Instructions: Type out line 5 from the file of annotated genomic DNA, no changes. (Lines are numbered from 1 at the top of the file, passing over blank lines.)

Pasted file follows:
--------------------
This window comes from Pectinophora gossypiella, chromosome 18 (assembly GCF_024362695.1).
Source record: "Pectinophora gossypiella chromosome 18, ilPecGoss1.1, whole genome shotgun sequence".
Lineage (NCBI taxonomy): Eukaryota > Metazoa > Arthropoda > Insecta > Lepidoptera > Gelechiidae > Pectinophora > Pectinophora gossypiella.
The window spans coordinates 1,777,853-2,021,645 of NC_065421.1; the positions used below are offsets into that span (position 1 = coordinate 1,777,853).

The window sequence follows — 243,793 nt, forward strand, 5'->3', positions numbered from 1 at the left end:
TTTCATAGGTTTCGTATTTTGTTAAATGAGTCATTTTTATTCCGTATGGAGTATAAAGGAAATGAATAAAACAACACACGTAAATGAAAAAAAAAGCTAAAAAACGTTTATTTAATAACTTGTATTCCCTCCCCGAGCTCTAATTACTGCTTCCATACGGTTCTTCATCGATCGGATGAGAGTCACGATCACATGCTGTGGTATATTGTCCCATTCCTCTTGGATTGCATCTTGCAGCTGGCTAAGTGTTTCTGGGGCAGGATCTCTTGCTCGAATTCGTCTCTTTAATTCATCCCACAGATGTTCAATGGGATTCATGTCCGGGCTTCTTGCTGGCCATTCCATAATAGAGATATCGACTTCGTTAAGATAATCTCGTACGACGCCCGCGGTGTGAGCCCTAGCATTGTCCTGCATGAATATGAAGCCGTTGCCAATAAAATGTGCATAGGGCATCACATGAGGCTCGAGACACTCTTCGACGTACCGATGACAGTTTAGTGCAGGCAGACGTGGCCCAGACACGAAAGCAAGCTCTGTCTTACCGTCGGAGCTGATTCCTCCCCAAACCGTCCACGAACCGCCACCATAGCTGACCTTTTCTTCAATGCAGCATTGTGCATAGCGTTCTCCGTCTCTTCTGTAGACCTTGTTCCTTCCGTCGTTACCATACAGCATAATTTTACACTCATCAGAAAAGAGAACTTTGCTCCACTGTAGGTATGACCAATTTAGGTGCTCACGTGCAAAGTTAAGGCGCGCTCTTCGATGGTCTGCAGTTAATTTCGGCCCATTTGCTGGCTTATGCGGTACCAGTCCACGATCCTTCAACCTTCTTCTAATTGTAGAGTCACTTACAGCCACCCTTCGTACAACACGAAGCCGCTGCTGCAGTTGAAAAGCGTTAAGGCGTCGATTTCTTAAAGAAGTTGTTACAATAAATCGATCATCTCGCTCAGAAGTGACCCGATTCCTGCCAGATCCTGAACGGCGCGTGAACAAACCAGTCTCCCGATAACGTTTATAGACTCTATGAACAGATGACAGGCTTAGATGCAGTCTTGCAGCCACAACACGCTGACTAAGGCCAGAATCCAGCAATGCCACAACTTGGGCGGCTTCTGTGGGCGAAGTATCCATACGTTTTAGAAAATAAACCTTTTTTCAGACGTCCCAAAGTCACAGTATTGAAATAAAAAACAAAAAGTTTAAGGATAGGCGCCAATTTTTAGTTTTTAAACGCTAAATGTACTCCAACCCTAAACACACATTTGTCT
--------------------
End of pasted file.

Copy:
The window sequence follows — 243,793 nt, forward strand, 5'->3', positions numbered from 1 at the left end: